Grand plan to eradicate corruption is ludicrous

opinion December 25, 2015 01:00

By The Nation

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Government’s stern threat against influential ‘targets’ brings to mind Thaksin’s bloody war on drugs



In early 2003, then-prime minister Thaksin Shinawatra declared a “war on drugs”. The initiative proved highly controversial. It won a great deal of public support, but the fallout hurt his administration and caused lasting damage to the reputation of Thai law enforcement.         
Meant to eradicate all methamphetamine use in Thailand within three months, the high-profile crackdown saw thousands of kilos of seized pills and paraphernalia paraded in front of the press week after week. Yet, despite the growing mountain of confiscated drugs, the size and frequency of the hauls never dwindled. The supply was bottomless and the demand was soaring.
Thaksin knew the public was fed up with illicit drugs being sold in their neighbourhoods and, as a shrewd politician, devised a policy that would lift his public rating. 
Along with drug seizures, the body count among alleged drug traffickers and addicts became the benchmark of success. In the three months of the war on drugs more than 3,000 people were killed. The government claimed that only 50 of them died at the hands of the police – the remainder stemmed from “bad guys killing bad guys”. Despite mounting concern in some quarters over rights violations and the sheer impossibility of halting drug traffic, the majority of citizens cheered on the campaign and its architect. 
To this day, that widespread support for an inhumane and pointless massacre reflects a deep and abiding flaw in Thai society. The eagerness to use force to solve social problems demonstrates a neglect of justice and the rule of law.
Now, seeking public approval to match Thaksin’s during a time of growing discontent over issues ranging from restricted freedom of speech to the economic slowdown, General Prawit Wongsuwan, deputy prime minister in charge of security, has announced a crackdown on corrupt “people of influence”. 
Prawit has avoided using the word “war”, but the ramifications of what he is planning could be a chilling echo of 2003, given the deep-rooted culture of impunity among police and soldiers and authorities’ willingness to use force to tackle social problems.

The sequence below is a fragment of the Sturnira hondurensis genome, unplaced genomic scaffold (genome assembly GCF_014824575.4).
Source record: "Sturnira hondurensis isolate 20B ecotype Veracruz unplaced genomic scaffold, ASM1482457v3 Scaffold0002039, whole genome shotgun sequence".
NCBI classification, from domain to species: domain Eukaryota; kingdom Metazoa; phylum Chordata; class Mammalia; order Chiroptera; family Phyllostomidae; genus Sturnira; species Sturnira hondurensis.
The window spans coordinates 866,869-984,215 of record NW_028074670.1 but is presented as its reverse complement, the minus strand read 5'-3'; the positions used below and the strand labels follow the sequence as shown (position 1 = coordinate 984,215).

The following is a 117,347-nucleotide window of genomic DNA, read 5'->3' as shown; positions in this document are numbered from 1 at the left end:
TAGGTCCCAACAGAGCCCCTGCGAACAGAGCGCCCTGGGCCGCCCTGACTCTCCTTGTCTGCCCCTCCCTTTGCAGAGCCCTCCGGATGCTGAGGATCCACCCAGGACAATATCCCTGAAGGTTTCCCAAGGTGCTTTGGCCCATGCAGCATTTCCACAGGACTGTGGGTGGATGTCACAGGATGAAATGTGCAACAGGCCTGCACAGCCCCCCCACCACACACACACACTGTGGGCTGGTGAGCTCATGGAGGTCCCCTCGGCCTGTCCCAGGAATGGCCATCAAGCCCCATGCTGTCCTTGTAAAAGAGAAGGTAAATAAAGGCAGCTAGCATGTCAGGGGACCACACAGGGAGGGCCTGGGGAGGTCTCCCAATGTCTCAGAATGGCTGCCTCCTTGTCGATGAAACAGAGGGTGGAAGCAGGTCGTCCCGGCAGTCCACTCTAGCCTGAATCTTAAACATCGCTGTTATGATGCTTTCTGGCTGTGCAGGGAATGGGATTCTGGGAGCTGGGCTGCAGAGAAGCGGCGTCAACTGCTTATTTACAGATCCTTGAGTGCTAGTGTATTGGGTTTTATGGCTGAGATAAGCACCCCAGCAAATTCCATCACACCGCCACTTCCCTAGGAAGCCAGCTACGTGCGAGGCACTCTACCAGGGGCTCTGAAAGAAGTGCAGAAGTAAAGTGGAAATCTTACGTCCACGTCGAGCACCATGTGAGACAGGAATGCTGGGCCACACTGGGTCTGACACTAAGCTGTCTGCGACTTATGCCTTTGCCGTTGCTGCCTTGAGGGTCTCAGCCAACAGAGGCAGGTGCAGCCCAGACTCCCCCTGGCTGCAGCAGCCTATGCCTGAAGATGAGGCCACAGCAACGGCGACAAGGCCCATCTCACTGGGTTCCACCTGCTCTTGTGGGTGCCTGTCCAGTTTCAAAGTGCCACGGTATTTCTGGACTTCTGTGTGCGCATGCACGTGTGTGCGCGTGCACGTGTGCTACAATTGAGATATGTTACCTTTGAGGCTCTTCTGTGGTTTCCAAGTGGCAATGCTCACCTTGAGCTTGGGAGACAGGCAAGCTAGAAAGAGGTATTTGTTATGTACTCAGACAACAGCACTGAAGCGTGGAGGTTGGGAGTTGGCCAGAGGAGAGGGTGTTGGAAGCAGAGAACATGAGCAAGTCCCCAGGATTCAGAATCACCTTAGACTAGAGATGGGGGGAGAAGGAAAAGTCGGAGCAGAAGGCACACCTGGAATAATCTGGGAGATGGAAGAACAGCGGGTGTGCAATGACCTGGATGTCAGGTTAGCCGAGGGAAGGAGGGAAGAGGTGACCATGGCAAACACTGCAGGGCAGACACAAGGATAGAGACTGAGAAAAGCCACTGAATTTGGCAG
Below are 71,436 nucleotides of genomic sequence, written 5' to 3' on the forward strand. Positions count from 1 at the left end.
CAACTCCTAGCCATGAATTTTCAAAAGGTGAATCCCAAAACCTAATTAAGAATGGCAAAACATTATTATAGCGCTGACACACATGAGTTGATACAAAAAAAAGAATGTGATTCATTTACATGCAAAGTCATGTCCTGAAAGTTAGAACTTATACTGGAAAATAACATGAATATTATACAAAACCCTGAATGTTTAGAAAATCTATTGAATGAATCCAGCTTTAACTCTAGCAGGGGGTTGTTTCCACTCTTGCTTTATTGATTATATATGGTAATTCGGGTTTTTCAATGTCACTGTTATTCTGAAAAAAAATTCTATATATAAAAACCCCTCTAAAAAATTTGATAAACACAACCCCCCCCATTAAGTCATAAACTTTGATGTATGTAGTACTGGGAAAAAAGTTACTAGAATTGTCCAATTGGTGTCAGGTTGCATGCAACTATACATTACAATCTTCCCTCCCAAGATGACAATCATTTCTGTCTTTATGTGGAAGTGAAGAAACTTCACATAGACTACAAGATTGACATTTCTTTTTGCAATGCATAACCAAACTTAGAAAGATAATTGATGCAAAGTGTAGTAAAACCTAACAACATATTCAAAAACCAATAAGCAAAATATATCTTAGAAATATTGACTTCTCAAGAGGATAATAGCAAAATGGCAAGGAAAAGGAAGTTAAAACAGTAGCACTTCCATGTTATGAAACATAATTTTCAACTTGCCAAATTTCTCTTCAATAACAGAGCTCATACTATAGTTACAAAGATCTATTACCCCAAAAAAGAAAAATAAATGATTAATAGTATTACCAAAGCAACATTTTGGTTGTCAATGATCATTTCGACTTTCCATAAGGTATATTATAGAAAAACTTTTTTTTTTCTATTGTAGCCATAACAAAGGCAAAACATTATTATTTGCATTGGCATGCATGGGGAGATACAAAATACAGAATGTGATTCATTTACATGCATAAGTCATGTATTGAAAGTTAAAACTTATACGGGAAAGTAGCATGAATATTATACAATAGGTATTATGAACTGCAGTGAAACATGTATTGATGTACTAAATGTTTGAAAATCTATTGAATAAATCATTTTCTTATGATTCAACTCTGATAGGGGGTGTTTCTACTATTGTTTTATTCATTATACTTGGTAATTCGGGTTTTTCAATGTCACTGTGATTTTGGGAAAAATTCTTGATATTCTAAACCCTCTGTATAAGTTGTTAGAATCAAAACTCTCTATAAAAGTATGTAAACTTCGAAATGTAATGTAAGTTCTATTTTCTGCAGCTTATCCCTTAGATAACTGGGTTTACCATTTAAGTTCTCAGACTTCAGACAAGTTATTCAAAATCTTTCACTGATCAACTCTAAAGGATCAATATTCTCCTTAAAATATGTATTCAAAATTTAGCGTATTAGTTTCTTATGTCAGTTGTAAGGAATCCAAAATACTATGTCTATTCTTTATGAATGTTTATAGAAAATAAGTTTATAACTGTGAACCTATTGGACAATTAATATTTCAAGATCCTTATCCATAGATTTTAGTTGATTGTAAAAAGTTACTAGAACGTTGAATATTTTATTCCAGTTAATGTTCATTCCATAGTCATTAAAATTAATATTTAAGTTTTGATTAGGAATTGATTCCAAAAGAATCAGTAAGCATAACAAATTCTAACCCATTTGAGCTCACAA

On the orders of Prime Minister Prayut Chan-o-cha, the police, intelligence agencies and the Interior Ministry have compiled a list of “targets”. Prawit says the names will be verified over the next two months and then the crackdown will commence.
He warns that anyone thinking of “stirring up trouble” should abandon the idea, perhaps giving the people targeted time to mend their ways and escape the government’s wrath. Thaksin allowed for no such grace period, of course, adding to the global condemnation his war on drugs incurred. 
Then, as now, such criticism falls on deaf ears. Thai governments routinely ignore alarms raised by civil-society organisations. And why should the current regime heed its critics when its approval rating is allegedly 99.3 per cent, as claimed by the National Statistical Office? As has been pointed out already in numerous platforms, such overwhelming popularity has its only precedents in North Korea and Saddam Hussein’s Iraq.
In any case, governments should not be clamping down on nefarious “influential people” once every so often and never as a means of 
bolstering public support. Corruption is a scourge that must be battled every day and by everyone from law-enforcement agencies to public watchdogs.
Prawit can emulate Thaksin all he wants in attempting to eradicate corrupting elements in our society, but if the underlying socio-economic problems feeding the illicit behaviour aren’t addressed, there will always be drug pushers in the neighbourhood and there will always be graft and influence-peddling.
That basic fact will not change regardless of the sitting government’s popularity ranking.